Today, I made my way to my first fourteener on Pikes peak. My friends and Colorado residents who are reading this will already have guessed that I did not actually complete this monumental feat on foot. I sat on a cog rail for about an hour and half each side and journeyed comfortably to the top of the mountain at 14,110 feet. Regardless of my blatant disregard for physical pain, there was something profound about the place that made me feel rather insignificant while also making me feel part of a greater humanity. The sheer height of the mountain gets your blood racing (as much as it can in sub-zero temperature) and makes you think hard about what your life means in the sea of lives that you are aware teems in the cities below. You can see far and wide, feeling the expanse of the land around you, the great nation of America which has been given an amazing gift in this diverse and challenging piece of the continent.
But it is not the story of the land that inspires one, though it is an inspiration to many. It is the human story behind it. Those that do get inspired by it or those who conquered it, merely to fall back into the shadows once again, having contributed their part in the great journey of humanity. For example, it was here that Katherine Lee Bates wrote a wonderful poem which she initially labeled as “Pikes Peak” but is now known to everyone has “America the Beautiful”.
The wonder words still ring in my ears, though the narrator of our tour said them only once,
“O beautiful for spacious skies,
For amber waves of grain,
For purple mountain majesties
Above the fruited plain!
There is also the story of the Matt Carpenter, a runner who has run the Pikes Peak Marathon and won for a straight 12 times, making and breaking records over a career spanning over 24 years. Our narrator told us that he once ran up and down the Pikes Peak, starting from the beautiful Manitou Springs (from where I began the guilt-ridden train ride), touching base at the top of the mountain and then immediately starting to run back to complete the journey of 13.3 miles each side only in a total of 3 hours and 16 minutes. Now that’s crazy! Matt’s story is of courage, continuous hard work and dedication to the run. One day, his name will only be in the annals of sports history, but the legend will continue. That’s humanity for you.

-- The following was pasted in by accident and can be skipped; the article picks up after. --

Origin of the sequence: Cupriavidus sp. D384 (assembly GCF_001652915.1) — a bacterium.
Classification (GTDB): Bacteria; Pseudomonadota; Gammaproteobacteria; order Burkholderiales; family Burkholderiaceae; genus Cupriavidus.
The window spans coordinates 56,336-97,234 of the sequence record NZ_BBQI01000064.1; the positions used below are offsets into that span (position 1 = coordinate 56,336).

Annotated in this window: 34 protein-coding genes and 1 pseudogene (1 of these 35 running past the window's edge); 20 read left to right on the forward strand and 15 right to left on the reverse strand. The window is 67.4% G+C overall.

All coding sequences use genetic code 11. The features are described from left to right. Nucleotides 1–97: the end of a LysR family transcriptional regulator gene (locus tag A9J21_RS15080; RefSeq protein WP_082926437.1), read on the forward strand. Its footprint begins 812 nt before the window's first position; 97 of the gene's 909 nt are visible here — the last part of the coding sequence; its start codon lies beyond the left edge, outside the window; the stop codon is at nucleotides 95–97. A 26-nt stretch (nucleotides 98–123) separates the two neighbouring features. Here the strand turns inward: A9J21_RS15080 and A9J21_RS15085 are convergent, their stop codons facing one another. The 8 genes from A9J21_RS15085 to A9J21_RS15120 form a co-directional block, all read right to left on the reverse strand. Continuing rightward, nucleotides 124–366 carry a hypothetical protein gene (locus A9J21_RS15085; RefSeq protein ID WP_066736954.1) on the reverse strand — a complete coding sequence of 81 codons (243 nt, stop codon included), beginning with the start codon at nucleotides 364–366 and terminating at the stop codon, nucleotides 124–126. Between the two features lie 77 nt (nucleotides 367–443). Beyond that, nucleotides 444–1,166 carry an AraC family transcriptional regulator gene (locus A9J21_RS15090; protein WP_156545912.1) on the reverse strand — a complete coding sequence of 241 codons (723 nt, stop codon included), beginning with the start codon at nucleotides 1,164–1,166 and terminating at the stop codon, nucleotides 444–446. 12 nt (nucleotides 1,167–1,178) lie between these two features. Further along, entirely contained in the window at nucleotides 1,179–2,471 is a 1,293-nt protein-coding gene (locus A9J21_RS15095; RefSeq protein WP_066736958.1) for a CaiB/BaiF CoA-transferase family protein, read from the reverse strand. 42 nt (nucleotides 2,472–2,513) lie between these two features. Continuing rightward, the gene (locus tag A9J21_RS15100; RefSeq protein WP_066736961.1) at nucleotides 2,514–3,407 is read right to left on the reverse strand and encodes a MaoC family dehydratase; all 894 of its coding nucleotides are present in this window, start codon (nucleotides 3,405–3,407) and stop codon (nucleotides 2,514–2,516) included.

There’s another story that shows the limits to which Man challenges Nature. Only, in this case, it’s about a woman. Diana Darryl and a coworker spend the summer months stuck in the lower areas of the Pikes Peak national forest, running and maintaining the hydroelectric plant that provides Colorado Springs with 1.1 MegaWatts of pure power. Their setup is very close to the cog railway line but it sure is lonely. They are stuck on that station for all of the summer and to even get their mail, they have to drive through 17 miles of Rockies to their mailbox. Further, they must drive another 16 miles of road to get to Colorado Springs. Might not seem much but consider driving that at 30 mph to avoid falling down into the valleys below you, only to hope for help to arrive many hours later.
Such is the power of human resolve. There’s a quest to overcome every hurdle that nature throws at us and emerge victorious. To face certain death and come out more lively than ever before and to sit on a railway worth millions of dollars and just ponder over what was and what will be.
Until the next pseudo-adventure, this is Nitin Khanna, signing off.